The National Assembly’s Health and Welfare Committee on Monday initiated a bill to audit the Korea Health Industry Development Institute (KHIDI) for allegedly interfering with the parliamentary audit in 2017.
The committee also said the Board of Audit and Inspection (BAI) should investigate the healthcare promotion body’s lax work disciplines and the wrong use of the budget, as well as the Ministry of Food and Drug Safety (MFDS) officials’ inappropriate lectures outside the ministry.
A majority of executives and officials at the KHIDI do not report their external lectures, even though the institute’s code of conduct stipulates that employees should report such occasions, according to the committee.
The KHIDI’s overseas branch in Singapore, in particular, misused the budget, the committee said.
For example, the branch used business expenses at a butcher shop for a meeting and made double payments for translation fees.
The committee also said that even though it had ordered the KHIDI to submit the institute’s audit results, the details of the audit certificate, and details of budget execution by the headquarters and overseas branches during the 2017 parliamentary audit, the KHIDI concealed or omitted some of the materials.
"We have decided to demand an audit because we had a serious suspicion that the KHIDI employees were excessively slacking off and the agency was trying to conceal the problems," the health and welfare committee said.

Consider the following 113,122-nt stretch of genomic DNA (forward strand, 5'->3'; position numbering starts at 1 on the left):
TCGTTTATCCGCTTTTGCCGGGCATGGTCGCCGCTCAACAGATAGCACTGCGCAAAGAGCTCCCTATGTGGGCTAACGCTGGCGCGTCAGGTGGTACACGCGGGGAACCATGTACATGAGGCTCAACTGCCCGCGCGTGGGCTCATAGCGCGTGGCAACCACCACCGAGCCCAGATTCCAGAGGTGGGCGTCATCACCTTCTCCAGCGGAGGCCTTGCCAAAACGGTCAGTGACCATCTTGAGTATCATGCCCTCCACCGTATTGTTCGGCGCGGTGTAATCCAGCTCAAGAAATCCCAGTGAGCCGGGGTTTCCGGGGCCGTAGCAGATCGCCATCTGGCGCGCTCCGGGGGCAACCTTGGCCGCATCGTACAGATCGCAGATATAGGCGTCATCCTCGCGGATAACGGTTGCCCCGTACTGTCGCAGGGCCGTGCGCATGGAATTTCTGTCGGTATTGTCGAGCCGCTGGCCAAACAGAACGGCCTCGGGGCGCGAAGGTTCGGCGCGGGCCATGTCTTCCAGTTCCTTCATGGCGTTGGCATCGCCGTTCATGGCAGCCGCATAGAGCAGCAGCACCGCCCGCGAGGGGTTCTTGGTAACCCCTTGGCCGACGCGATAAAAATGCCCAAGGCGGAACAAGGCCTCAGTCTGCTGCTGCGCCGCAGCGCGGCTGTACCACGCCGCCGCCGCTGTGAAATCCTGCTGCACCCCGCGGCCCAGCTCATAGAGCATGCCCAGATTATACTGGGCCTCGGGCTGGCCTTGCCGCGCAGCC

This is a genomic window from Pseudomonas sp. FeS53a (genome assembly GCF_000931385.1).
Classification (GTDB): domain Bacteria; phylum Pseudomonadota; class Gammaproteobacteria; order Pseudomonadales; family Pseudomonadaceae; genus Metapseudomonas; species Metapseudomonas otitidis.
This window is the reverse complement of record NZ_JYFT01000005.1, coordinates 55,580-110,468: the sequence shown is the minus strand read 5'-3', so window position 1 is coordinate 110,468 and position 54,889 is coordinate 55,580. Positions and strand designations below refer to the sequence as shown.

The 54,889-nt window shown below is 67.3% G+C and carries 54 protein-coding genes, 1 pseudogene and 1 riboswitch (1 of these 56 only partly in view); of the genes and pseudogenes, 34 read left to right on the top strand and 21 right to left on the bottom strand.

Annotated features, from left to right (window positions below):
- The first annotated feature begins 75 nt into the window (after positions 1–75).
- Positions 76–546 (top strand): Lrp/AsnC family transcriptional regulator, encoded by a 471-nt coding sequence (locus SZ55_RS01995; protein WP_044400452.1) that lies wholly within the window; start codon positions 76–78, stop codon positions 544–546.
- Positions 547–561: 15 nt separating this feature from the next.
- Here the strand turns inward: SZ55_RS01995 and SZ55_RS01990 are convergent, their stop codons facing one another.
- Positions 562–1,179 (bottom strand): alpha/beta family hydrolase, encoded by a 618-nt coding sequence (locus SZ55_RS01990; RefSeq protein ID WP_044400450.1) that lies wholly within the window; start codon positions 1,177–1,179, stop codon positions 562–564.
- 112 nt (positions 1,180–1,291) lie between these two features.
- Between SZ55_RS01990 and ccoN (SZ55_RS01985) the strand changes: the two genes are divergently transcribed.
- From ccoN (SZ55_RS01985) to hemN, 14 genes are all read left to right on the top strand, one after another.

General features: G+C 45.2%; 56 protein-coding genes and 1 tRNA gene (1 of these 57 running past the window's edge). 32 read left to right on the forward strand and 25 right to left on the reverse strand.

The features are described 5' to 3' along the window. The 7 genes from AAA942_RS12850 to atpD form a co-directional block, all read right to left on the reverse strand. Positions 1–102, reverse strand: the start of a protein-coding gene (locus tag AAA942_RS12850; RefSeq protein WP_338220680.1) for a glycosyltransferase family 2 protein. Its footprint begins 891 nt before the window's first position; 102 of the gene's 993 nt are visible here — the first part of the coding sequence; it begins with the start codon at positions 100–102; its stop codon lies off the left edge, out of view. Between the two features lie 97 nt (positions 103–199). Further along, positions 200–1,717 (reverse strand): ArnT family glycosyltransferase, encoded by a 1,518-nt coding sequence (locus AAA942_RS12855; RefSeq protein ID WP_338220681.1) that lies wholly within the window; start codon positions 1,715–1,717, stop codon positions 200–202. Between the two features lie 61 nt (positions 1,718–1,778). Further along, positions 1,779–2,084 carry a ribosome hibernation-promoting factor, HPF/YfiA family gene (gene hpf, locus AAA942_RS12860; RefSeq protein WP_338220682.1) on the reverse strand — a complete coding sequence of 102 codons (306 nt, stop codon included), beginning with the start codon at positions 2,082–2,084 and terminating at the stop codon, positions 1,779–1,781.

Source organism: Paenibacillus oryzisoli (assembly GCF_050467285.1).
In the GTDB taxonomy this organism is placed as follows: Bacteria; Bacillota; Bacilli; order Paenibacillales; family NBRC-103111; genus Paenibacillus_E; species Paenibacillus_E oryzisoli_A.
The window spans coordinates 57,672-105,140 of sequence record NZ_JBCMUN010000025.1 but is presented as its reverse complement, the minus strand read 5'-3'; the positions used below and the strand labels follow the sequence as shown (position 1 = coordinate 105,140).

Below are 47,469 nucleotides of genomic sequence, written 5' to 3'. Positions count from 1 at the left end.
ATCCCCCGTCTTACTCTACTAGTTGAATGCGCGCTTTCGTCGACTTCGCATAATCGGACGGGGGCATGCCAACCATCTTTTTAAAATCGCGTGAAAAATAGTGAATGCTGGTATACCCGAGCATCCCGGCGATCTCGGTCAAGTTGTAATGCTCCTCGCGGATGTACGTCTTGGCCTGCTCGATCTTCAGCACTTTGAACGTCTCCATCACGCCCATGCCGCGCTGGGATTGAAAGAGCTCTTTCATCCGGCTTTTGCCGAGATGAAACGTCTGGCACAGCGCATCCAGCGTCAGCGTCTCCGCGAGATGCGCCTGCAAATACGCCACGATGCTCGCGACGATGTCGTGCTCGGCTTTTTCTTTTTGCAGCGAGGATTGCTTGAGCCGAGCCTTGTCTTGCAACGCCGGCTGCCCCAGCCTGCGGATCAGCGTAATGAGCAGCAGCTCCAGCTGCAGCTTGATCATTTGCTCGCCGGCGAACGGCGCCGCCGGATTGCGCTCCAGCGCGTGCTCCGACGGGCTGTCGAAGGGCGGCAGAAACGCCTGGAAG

The committee also asked for the BAI’s audit on the MFDS officials’ external lectures.
In 2016, the MFDS officials left the office during work hour on weekdays to give 718 external lectures, which was 98 percent of the total 747 outside lectures. In 2017, they offered 494 external lectures on weekdays, 95.5 percent of the total 472 lectures.
Under the anti-corruption law, the code of conduct for public officials states the criteria for public officials’ external lectures.
The law states that public officials should not receive money exceeding the amount determined by the head of their agency in return for lectures, speeches, and contributions, about his or her duties. The violation of the law will result in a disciplinary measure.
The committee raised suspicion that the MFDS allegedly received up to 430,000 won ($400) per lecture in breach of the State Public Officials Act, although the ministry had a separate PR budget to cover external lectures.
“Officials reported in their application form for external lectures that their lectures were to be held on weekends so that the lectures would not affect their weekday work commitment. But, the lectures were held on weekdays. The ministry’s internal supervision on the employees’ external lectures is very poor,” the committee said. “That is why we demanded BAI’s audit on the ministry.”
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